The Rallying Cry for Rural Hospitals
by Michael Topchik, Senior Vice President, iVantage
At this week’s Rural Health Policy Institute in Washington, DC, we presented key findings from our INDEX analysis regarding hospital closures. Forty-seven rural hospitals have closed since the beginning of the decade and in October, we leveraged the Hospital Strength INDEX to evaluate these 47 hospital closures and developed the Vulnerability Index™ with NRHA. We noted that 283 additional rural hospitals located across the country may face significant challenges due to sequestration, decreased volume, a 35% cut in uncompensated care, and a 25% cut in DSH payments to rural hospitals and are now vulnerable to closure.
These 283 hospitals represent 700,000 patient encounters and their closure would result in the loss of 36,000 healthcare jobs, 50,000 community jobs, and a $10.6 billion loss to the GDP. View the infographic.
This is indeed a unifying rally call for the rural caucus in the Senate and Congress. Several pieces of legislation have been introduced predicated upon this vulnerability as well as long time advocacy to fix certain policies that have had unintended consequences. Sequestration is just one of those areas.
Mayor Adam O’Neal of Belhaven, NC marched to Washington in July, 2014, to draw attention to the impact on his community losing its rural hospital and he is receiving increasing media attention. He referenced the 283 vulnerable hospitals to further gain attention to this national issue. “You can’t let rural hospitals close across the country. People die,” O’Neal comments. The message is shocking but powerful. Were these hospitals to close a “9/11 a year” of Americans would die due to closures, he says in his media sound bites. Plans are underway for a number of rural CEOs and constituents from across the US to join him in a second march which will gain massive media attention.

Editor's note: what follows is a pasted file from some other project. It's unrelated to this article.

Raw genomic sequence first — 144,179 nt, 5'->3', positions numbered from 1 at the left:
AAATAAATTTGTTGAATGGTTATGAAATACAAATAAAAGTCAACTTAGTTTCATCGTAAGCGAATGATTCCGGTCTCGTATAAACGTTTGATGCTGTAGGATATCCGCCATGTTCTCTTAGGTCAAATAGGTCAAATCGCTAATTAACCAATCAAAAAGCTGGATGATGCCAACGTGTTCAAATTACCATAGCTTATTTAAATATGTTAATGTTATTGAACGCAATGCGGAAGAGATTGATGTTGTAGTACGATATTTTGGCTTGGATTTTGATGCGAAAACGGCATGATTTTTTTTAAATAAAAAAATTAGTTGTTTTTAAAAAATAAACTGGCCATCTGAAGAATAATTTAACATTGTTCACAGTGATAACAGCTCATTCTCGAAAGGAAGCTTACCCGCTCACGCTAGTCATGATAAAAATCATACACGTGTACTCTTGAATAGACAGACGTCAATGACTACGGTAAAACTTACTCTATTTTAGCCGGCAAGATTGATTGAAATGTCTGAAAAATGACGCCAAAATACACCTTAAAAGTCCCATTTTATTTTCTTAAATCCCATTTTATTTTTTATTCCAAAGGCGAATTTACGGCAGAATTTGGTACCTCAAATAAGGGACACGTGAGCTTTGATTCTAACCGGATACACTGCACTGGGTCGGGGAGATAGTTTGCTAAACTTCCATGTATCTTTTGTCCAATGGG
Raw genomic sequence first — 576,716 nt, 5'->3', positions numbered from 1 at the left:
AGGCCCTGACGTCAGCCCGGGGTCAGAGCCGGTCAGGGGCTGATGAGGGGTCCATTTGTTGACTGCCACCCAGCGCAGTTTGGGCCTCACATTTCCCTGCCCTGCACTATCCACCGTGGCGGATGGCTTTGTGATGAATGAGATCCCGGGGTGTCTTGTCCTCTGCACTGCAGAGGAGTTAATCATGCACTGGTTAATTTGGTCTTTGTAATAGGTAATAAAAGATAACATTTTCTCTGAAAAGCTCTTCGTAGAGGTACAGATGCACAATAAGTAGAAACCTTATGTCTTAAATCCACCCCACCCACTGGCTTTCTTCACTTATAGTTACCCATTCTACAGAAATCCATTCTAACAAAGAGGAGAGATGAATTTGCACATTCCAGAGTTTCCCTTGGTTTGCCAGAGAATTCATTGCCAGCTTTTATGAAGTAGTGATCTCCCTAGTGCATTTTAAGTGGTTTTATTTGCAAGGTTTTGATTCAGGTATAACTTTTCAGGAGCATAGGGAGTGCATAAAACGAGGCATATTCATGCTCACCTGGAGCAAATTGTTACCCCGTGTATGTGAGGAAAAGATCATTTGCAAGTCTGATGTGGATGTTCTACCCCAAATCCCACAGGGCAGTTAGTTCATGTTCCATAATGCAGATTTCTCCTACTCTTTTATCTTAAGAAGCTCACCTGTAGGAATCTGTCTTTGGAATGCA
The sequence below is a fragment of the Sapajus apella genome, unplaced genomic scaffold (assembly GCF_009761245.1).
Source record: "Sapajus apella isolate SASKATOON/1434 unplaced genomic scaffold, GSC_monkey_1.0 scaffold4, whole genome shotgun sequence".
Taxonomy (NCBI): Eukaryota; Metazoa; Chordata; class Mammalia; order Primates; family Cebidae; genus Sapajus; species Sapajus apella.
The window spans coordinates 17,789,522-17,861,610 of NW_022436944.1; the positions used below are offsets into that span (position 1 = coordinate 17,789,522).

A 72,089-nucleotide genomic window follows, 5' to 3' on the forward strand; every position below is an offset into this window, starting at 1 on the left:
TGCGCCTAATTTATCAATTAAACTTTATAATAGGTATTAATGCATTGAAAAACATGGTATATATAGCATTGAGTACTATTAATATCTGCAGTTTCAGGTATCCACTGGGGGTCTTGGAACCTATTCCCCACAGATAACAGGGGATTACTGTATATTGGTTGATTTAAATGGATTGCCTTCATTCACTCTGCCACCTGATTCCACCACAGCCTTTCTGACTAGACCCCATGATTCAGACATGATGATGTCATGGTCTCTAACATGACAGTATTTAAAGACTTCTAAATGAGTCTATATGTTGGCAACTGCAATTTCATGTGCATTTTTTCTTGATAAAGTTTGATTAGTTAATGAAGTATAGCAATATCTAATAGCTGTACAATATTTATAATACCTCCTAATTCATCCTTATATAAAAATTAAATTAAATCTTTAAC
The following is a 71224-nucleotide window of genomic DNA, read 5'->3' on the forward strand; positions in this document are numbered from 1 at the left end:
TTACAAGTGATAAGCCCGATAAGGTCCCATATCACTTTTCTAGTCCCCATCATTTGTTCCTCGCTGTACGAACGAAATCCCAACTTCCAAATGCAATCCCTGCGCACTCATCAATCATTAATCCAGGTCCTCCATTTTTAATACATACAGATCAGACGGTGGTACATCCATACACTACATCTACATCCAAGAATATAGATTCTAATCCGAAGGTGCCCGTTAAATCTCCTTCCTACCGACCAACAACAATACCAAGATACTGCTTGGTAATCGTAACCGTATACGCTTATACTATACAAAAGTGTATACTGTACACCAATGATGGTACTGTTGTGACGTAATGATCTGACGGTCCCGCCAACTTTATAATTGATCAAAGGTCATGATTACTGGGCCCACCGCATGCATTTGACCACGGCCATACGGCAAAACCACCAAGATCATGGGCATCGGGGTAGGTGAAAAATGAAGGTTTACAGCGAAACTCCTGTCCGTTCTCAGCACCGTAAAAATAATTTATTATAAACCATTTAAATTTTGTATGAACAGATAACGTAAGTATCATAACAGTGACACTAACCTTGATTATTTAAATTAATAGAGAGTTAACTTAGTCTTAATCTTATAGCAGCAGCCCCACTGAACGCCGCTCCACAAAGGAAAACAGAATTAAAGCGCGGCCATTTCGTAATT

As the INDEX research highlights those hospitals which are vulnerable to closure, it also puts the spotlight on the hospitals which are delivering value and making great strides toward achieving top quality care at lower costs.
More and more, I see CEOs and their boards as the Chief Quality Officers as they focus on a potential future with reimbursements tied to quality, outcomes, patient safety, and patient satisfaction. Many are involved in ACOs and ACO-like organizations that also tie reimbursements to performance. Still others wish to differentiate themselves as participants in High Performing Networks and Narrow Networks. The INDEX offers comparable insights into all of these areas and trends a normalized performance score (percentile ranking vs. all other acute care hospitals in the country) through several releases annually.
Rural hospitals may have marginally higher costs than their more urban peers, but how much so and in what areas? To patients, who are increasingly acting as consumers a simple outpatient procedure that is 100% more expensive in a rural hospital compared with the larger hospital “up town”, may be less and less defensible. The INDEX also explores comparative performance in areas of costs and charges (both inpatient and outpatient) and iVantage notes enormous variation in the field. Variation in rural Direct Costs by rural hospitals are explored here:
The INDEX is an independent and objective resource health leaders may use to track their performance and compare to peers in a cohort of their choosing. Many rural executives appreciate the ability to rank their Market Strength including their Outpatient Market Strength, normalized and comparable vs. peer cohorts of their design.
Where do we go from here?
The Hospital Strength Index is a great place to begin conversations as we have done with rural health leaders over the past several years. The INDEX provides hospital leadership teams the opportunity to understand how the performance at their facility stacks up to their counterparts around the country. CEOs appreciate the opportunity to speak with us about their performance and understand how we have derived their rankings. By placing an emphasis on education, the INDEX data review becomes an open forum to ask questions, understand trends, and take advantage of our expertise.
The comprehensive nature of the INDEX allows conversation to flow through each and every aspect of their job, illuminating both strengths and weaknesses. By providing comparisons and benchmarks to top performing hospitals, we give leadership teams something to strive for: a HEALTHSTRONG Top Hospital Recognition, a Top 100 CAH or a Top 20 CAH award.